All-American in the steeplechase
Don’t be surprised if you hear the name Emma Coburn announced at the 2012 Summer Olympics in London, England.
In just her second year of running in the steeplechase, Coburn has reached the pinnacle of the sport at the high school level, placing second in the 2,000-meter steeplechase at the 2008 Nike Outdoor Nationals held in Greensboro, N.C. June 19-21.
The top-seeded high school athletes from around the nation converge at the Nike Outdoor Nationals to compete.
Coburn’s ascent to steeplechase prominence started last year as a junior at the Southwest Track Classic in New Mexico. Coburn intended to run the 800-meter and two-mile events at the meet but at the last moment, she decided, along with her father Bill Coburn and coach Trent Sanderson, to give the 2,000-meter steeplechase a try.
In the end Coburn won the event and qualified for the 2007 Nike Outdoor Nationals.
Coburn stomped onto the national scene at last year’s Nike Nationals, placing fourth as a relative unknown and attracting the attention of the top Division I college programs in the nation.
Ultimately, Coburn earned a full scholarship for track at the University of Colorado, Boulder and closed her high school career at Crested Butte Community School with two more state titles in May, for a total of eight state titles over her four-year career.
Coburn continued her training to return to the meet in New Mexico as well as the Nike Outdoor Nationals once again.
Coburn ran 7:00.52 in the 2,000-meters steeple in New Mexico on June 6 to take first place, shattering a four-year-old meet record in the event.
“That went well,” says Coburn. “I ran seven flat and that was my goal. It was good to get that race in.”
Coburn then set her sights on the upcoming Nationals, spending time training with the help of the Western State track program and Mike Sobecki in Gunnison to work on clearing the assortment of barriers that runners encounter in the steeplechase event.
“I got help with form and strategy,” explains Coburn. “I’m pretty good at the water one, but I’m bad on the other jumps.”
Heading into the nationals, Coburn and Sanderson set four goals: finish, get All-American (finish top six), set a personal record and win.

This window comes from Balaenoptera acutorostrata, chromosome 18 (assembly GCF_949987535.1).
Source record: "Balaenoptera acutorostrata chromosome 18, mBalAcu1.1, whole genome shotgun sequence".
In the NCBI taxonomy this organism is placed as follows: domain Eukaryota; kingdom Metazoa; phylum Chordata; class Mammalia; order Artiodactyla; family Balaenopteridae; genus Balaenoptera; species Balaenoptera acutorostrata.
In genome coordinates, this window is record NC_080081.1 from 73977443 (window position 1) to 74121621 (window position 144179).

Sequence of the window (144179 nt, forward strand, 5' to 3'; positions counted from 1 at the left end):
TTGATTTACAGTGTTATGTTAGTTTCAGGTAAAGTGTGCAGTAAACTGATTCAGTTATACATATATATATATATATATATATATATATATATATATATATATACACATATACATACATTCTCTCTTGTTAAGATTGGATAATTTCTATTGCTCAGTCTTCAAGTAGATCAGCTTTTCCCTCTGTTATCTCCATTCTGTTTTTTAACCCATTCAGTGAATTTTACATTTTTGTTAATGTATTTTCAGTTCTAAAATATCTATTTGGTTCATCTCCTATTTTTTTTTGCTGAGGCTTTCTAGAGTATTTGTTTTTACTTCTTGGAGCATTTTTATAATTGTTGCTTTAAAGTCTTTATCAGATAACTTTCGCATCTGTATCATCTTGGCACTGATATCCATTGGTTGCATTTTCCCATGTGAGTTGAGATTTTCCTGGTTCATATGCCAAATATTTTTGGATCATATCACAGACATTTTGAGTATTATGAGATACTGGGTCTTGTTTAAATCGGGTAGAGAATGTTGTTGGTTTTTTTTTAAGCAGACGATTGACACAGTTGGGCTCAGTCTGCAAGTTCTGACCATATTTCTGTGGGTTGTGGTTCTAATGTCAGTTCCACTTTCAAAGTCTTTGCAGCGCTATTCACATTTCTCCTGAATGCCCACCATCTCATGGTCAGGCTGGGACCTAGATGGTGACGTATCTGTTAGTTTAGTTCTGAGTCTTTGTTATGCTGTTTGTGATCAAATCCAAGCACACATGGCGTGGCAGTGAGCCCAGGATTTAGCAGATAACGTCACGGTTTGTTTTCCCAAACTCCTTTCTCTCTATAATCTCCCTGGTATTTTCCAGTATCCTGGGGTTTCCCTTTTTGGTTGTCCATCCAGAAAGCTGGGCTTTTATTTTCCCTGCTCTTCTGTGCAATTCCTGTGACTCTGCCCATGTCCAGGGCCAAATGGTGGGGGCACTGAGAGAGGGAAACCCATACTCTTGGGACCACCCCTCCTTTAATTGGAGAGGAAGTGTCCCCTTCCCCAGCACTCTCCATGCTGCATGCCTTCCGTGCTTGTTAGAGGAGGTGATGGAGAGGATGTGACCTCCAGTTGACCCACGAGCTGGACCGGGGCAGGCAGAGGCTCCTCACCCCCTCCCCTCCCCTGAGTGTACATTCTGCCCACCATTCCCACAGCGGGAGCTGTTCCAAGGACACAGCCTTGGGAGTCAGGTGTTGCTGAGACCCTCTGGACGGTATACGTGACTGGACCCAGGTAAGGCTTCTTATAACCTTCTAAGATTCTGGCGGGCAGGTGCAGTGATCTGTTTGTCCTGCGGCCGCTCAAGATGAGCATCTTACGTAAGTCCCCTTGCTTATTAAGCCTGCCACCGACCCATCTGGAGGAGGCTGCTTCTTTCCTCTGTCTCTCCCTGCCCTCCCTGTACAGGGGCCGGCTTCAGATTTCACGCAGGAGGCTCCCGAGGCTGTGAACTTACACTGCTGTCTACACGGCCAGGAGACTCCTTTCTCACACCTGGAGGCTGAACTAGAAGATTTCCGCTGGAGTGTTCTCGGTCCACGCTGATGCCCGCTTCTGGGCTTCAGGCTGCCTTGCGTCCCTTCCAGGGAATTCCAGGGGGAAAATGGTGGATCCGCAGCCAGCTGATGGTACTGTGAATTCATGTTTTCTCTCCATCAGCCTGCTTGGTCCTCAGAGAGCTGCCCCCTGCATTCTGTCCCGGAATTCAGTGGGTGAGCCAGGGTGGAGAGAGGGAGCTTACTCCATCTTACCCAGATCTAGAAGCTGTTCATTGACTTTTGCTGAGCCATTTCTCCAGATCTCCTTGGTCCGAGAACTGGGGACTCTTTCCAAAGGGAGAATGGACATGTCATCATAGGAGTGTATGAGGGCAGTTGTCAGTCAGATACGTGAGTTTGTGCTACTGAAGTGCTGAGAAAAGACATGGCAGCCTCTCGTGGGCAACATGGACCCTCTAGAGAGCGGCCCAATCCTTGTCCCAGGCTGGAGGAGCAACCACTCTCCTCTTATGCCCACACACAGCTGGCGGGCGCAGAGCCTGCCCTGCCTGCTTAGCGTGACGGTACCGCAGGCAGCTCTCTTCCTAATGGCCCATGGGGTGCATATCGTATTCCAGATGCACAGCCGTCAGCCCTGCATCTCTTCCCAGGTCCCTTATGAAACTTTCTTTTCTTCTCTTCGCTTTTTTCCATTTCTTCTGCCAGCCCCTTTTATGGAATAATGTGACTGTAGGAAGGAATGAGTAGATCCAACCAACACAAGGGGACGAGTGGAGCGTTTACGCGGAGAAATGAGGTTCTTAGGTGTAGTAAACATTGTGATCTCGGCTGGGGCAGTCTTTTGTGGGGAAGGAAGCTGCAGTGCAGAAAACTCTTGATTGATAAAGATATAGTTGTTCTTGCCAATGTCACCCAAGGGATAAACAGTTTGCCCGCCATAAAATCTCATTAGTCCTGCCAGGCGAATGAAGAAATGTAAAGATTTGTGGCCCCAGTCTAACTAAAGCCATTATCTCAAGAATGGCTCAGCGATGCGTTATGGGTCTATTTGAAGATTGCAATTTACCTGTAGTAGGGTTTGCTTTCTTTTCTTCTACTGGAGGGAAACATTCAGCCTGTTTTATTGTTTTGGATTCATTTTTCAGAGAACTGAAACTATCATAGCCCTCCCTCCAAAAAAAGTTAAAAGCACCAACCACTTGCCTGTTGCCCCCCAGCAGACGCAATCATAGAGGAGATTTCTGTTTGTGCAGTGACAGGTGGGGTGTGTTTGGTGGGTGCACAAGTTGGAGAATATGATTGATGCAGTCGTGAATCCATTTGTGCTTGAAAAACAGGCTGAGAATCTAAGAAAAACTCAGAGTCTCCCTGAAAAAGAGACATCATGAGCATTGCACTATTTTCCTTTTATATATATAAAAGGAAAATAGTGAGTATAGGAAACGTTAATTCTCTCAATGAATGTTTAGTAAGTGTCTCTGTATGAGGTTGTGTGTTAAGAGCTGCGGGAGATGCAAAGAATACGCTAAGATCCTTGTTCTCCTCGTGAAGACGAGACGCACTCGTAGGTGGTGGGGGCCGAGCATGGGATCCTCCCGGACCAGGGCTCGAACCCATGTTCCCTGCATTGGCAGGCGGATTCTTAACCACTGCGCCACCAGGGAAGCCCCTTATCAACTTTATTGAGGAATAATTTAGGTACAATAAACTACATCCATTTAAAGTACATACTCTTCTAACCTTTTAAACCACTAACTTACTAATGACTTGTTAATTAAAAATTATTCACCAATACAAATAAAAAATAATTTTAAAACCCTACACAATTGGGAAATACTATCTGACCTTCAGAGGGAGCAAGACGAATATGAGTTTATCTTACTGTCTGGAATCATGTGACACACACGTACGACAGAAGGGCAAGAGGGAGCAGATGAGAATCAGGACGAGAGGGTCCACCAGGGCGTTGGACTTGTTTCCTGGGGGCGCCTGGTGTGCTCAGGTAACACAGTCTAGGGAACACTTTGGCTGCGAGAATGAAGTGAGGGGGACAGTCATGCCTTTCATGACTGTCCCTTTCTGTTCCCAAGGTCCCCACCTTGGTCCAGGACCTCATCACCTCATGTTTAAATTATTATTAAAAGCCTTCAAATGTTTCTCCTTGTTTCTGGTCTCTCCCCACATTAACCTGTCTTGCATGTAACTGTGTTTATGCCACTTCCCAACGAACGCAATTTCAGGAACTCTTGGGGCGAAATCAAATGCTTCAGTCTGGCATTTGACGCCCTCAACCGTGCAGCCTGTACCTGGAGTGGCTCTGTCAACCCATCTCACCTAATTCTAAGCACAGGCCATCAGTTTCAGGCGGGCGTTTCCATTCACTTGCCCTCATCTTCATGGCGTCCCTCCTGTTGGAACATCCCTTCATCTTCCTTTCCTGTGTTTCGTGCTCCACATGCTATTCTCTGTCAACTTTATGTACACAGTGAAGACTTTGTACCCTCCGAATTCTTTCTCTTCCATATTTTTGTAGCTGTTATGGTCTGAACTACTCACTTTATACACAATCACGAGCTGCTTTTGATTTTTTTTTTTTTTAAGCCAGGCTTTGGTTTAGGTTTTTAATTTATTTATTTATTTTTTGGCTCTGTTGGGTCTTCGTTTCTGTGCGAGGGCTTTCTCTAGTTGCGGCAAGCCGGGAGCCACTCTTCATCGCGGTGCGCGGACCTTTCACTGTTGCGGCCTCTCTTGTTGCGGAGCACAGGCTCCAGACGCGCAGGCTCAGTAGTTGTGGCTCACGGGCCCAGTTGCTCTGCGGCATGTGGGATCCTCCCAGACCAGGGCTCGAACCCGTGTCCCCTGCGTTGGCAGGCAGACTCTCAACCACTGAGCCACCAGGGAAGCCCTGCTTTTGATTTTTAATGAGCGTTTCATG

To reach those goals, Coburn set a pre-race strategy in place.
“I had a plan to stay in the top pack and stay on a 6:40 pace,” says Coburn. “I wanted to be in contention for the win at the end of the race.”
Coburn came into the event the number six seed nationwide and opened the race according to plan, running steady in third place during the first of five laps.
By the second lap, Coburn was comfortably in second place as she and the leader, Shelby Greany, started to pull away from the rest of the field.
Greany and Coburn spent the next three laps battling back and forth, exchanging the lead on three separate occasions. The two were dead-even with 300 meters to go and Coburn gained a stride on the final water barrier. As the two runners made the final turn, Greany put in one last kick to pull back in front, edging out the win by just over a second.
In the end, Coburn hit three of her four goals: finishing, reaching All-American status and setting a new personal record time of 6:44.42.
The next hurdle for Coburn will come as she enters the college-racing scene as a member of the CU Boulder team. She hopes to compete in three events: the 3,000 meters, the 1,500 meters and the steeplechase.
At the collegiate level, the steeplechase makes a jump in distance from 2,000 meters to 3,000 meters.
Sanderson coached at the collegiate level as well as training Olympic athletes and feels Coburn could make the jump to collegiate steeplechase prominence and even Olympic status.
“I think she’ll come around at CU,” says Sanderson. “I talked with the coaches and they think she’ll be playing a leading role in a year or two. She’s got the talent and she’s got the will. Now she has to put it together with the endurance.”
According to Sanderson, the top female steeplechase athlete in the nation will be a senior on the CU team next year when Coburn is a freshman.
“You can’t ask for a better mentor and role model,” says Sanderson.
As for London 2012, Sanderson sees it as a distinct possibility, provided Coburn remains committed and injury-free, two big parts of the Olympic equation.
“There’s a lot of variables,” says Sanderson. “Everything needs to go right.”